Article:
PHP 4 is going, going, gone

What a week it's been! Eight days ago, we launched GoPHP5.org to try and break the stalemate that kept PHP 4 on past its sell-by date. At launch, we had a half-dozen projects and about 10 hosts that had signed up.

What a difference a week makes.

Glue code: Component module

Lullabot's Jeff Eaton has been talking about "Glue Code" lately; that's the extra little bit of code you write to make module A talk to module B to add that last little bit to that View you setup with that CCK-based node to make it just right. He's started spinning some of it off into modules, like Top Node, and asked for other people's favorite glue. Here's mine. :-)

Go PHP 5, Go!

Go PHP 5!

"Never believe that a few caring people can't change the world. For, indeed, that's all who ever have." --Margaret Mead

A while back, various people were lamenting the state of PHP 5 adoption, myself included. What to do about it? How to get hosts to let programmers leverage the added functionality that PHP 5 offers? How can we do that without cutting off 80% of our user base?

The solution a few people suggested was team work. If all PHP projects stopped supporting PHP 4 and made the jump to PHP 5 at the same time, none of them is penalized in the market for being "first" and web hosts will have a clear business case to upgrade their systems to PHP 5. We can then all start offering faster, cleaner, more powerful, more secure web software.

But how does one get all PHP projects together to agree on something like that? Actually, it's fairly simple. You ask them.

POTM for June: chx

I'm going to bend the rules a bit for June. Technically POTM is for open source projects, not people. But this month I've decided to go ahead and declare Karoly "chx" Negyesi, Drupal developer, as my open source "project" of the month. :-)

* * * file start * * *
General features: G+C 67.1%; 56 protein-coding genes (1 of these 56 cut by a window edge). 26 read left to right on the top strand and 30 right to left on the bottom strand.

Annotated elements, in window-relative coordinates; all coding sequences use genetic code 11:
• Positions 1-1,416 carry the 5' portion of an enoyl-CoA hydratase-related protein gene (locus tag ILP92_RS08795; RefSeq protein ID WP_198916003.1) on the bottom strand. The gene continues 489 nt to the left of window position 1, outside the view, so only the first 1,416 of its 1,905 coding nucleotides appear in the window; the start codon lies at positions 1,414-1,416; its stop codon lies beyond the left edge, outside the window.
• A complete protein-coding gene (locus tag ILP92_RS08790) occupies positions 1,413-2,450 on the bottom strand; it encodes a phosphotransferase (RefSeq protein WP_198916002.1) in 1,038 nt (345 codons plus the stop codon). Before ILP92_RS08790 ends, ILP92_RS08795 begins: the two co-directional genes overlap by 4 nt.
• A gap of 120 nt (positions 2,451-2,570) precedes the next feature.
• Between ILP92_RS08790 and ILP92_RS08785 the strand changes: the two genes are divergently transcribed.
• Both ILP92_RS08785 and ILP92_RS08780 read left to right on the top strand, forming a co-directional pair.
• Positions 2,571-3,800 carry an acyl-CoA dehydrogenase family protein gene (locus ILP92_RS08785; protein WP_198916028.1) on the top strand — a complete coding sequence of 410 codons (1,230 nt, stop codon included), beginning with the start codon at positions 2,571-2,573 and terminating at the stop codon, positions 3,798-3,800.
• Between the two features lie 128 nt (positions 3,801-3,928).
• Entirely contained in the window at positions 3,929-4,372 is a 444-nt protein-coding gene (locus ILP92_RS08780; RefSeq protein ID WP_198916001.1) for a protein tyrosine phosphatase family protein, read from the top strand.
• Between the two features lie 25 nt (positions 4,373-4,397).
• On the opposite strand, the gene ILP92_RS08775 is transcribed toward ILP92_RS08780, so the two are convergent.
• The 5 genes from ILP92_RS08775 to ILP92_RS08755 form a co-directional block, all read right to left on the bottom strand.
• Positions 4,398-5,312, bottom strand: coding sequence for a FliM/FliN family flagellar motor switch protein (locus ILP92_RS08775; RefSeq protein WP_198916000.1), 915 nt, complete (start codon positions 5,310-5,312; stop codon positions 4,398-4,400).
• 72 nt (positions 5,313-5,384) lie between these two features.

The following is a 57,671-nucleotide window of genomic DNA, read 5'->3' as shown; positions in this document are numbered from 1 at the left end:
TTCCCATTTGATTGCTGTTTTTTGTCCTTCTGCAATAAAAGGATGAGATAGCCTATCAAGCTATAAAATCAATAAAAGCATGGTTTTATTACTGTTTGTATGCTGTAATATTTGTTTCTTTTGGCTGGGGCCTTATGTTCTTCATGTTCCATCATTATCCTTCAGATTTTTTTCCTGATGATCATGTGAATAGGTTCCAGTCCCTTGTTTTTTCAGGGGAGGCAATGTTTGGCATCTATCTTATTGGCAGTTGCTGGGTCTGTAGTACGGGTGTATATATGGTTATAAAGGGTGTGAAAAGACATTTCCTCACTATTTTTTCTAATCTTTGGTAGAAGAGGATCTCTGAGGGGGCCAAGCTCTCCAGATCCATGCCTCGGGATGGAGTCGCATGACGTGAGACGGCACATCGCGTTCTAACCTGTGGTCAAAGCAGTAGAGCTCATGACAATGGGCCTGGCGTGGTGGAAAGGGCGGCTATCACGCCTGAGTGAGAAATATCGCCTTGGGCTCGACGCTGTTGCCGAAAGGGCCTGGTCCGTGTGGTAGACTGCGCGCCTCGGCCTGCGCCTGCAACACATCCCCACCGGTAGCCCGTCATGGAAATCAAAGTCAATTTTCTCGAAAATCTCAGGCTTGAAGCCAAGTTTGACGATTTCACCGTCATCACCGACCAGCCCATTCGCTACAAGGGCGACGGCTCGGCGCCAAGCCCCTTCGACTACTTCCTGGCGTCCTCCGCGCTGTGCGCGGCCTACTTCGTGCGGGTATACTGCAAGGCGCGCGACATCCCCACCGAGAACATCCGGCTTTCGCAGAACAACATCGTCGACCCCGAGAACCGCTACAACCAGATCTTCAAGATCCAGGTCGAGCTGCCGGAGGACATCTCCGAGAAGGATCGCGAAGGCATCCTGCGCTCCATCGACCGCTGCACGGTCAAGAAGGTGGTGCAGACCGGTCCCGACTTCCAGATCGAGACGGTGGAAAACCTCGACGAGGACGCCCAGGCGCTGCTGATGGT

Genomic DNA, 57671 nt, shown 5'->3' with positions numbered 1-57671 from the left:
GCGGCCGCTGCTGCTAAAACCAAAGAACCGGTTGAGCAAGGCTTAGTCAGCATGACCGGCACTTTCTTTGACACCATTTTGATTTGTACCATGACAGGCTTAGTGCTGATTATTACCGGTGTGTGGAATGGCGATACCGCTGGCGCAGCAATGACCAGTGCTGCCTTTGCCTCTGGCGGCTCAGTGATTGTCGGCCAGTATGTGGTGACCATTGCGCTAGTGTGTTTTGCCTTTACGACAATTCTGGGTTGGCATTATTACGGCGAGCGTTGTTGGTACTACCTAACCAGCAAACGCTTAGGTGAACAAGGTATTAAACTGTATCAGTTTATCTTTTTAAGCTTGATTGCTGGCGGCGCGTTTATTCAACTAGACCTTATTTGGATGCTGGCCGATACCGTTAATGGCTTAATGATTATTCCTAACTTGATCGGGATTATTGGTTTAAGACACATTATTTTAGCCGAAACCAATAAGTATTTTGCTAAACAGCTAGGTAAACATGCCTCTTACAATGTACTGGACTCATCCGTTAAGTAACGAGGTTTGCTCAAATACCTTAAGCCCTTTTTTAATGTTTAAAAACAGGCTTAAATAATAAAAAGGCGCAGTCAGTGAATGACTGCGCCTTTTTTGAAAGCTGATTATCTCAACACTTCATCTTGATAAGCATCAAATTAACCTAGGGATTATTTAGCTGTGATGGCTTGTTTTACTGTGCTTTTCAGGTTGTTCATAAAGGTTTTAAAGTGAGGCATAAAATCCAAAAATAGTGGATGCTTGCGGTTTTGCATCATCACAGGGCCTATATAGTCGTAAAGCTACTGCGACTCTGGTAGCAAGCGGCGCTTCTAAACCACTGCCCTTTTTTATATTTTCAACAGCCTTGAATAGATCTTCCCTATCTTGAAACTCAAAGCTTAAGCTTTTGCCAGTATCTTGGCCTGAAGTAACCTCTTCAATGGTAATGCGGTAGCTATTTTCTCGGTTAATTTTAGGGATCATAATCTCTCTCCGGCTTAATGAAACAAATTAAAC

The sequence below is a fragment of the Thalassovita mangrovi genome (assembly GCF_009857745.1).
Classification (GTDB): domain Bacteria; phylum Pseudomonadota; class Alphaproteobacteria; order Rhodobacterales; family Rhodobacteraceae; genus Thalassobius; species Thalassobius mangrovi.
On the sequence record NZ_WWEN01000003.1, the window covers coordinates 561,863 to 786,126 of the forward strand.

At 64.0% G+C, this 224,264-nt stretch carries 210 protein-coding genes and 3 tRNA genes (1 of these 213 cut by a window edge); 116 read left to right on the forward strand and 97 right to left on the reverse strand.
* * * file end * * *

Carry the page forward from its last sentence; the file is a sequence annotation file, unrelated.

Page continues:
Quote 65

You can only have a beer if you're working on something under version control.

— My Boss

Yes, I am certifiable!

So it only took them a month to grade it (silly paper exams), but I finally heard back from Zend about the Zend PHP 5 Certification exam I took at php|tek last month. I passed, of course. :-)

Let the bad puns begin!

On code legacy

Dries has been commenting recently, both on his blog and elsewhere, about one of the chief advantages of using open source: All developers/users are on equal footing. If you try to learn a proprietary app or framework, you know what the main developer feels like deigning to let you know. Anything else is either a mystery or, in some cases, illegal for you to find out (if there's any encryption or copy-prevention involved). You can never be as good an expert as the author, because the author has access to the Holy Book (code) and you don't. With an open source project, everyone gets the same access to the code. The only thing stopping you from being the best expert on the planet is your own skills and time.

He's very right about why you should choose to use an open source project. But what about why you should start one, or release your own code open source? As a developer, that's a far more interesting question for me.

People vs. Process

I am a regular reader of TheDailyWTF. Aside from being thoroughly entertaining, it's a great way to learn what not to do by example. Sometimes, though, they have a really insightful article, like The Great Pyramid of Agile. It's spot-on.

Quote 61

Debugging is twice as hard as writing the program, so if you write the program as cleverly as you can, by definition, you won't be clever enough to debug it.

— Kernighan's Law

POTM for May: jQuery

There was a time when I hated Javascript. I'm sure many people hated Javascript at one point. Many still do. Back in the 90s, Javascript seemed to exist primarily to confuse web developers, to provide buggy stock code that designers could copy and paste to provide pointless effects that broke in every browser but the one they were using, and to make web pages cute and therefore unusable.

In the modern day, though, that has changed. Javascript is now cool, and actually fun to program in. There are two main reasons for that, in my experience: browsers that only mostly suck instead of completely suck, and jQuery.

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